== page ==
The Everyetoulas River has irrigated the large fertile kambos, or plain, for thousands of years. Its waters descend from a network of tributaries through an enormous olive plantation that the Municipality shares with Agiassos.
The estuaries of the Dipi wetlands are home to a large number of plants, reptiles, amphibians, birds, and insects, as well as the now rarely spotted otter.
The waters of the tributaries have created deep gullies with areas of natural beauty, and the wetlands are included in the Natura 2000 program. Unique experiences await the traveler on the trails through this area.
The Municipality consists of the villages of Lambou Myloi, Asomatos, Ippeios, Sykounta, Kato Tritos, Mychou, and Kerameia. Ancient ruins are everywhere, as well as religious monuments: the Byzantine monastery of the Taxiarch in Kato Tritos; the church of the Taxiarch in Asotmatos (1796); and the church of Agios Prokopios in Ippeios (1741). In Mychou in the region of Fousa, there is a cave in which Hellenistic figurines and graves were found. At Paspala in Lambou Myloi you can see a section of the Roman Aqueduct that supplied water to Mytilene. Dipi has old factory buildings, and in Mylelia a recently restored watermill has become an important tourist attraction.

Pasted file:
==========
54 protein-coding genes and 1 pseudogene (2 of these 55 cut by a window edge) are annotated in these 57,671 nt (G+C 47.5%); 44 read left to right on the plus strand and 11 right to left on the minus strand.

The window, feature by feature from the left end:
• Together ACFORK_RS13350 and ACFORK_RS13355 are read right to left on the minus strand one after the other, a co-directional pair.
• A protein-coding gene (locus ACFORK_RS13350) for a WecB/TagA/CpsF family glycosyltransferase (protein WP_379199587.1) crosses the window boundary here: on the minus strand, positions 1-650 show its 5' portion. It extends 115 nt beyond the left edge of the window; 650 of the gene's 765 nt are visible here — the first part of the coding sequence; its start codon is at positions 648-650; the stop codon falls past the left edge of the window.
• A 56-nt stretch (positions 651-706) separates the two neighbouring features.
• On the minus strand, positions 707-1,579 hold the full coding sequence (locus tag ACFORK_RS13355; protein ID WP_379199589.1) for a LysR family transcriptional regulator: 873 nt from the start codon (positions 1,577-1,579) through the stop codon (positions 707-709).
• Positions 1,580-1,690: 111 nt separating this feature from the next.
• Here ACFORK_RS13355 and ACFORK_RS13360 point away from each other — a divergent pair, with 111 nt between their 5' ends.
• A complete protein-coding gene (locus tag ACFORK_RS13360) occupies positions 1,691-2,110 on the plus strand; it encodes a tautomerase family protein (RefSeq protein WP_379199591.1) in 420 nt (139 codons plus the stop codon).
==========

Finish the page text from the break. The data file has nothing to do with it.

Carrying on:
Tourism is making gradual inroads into Everyetoulas. Pigadakia is the region’s developed beach and in its picturesque little coves you’ll find tavernas serving fresh fish from the crystalline waters of Yera Bay. For nightlife try Dipi and Pigadakia.
Asomatos is a picturesque mountain village, claimed by some to be the most beautiful on Lesvos. Agioi Anargyroi, a stunning area with plane trees and streams, has a taverna nestled in a shady spot.
One of the Municipality’s most significant initiatives has been the creation of a Center for Environmental Education at Asomatos, and a Visitor Information Center in Lambou Myloi.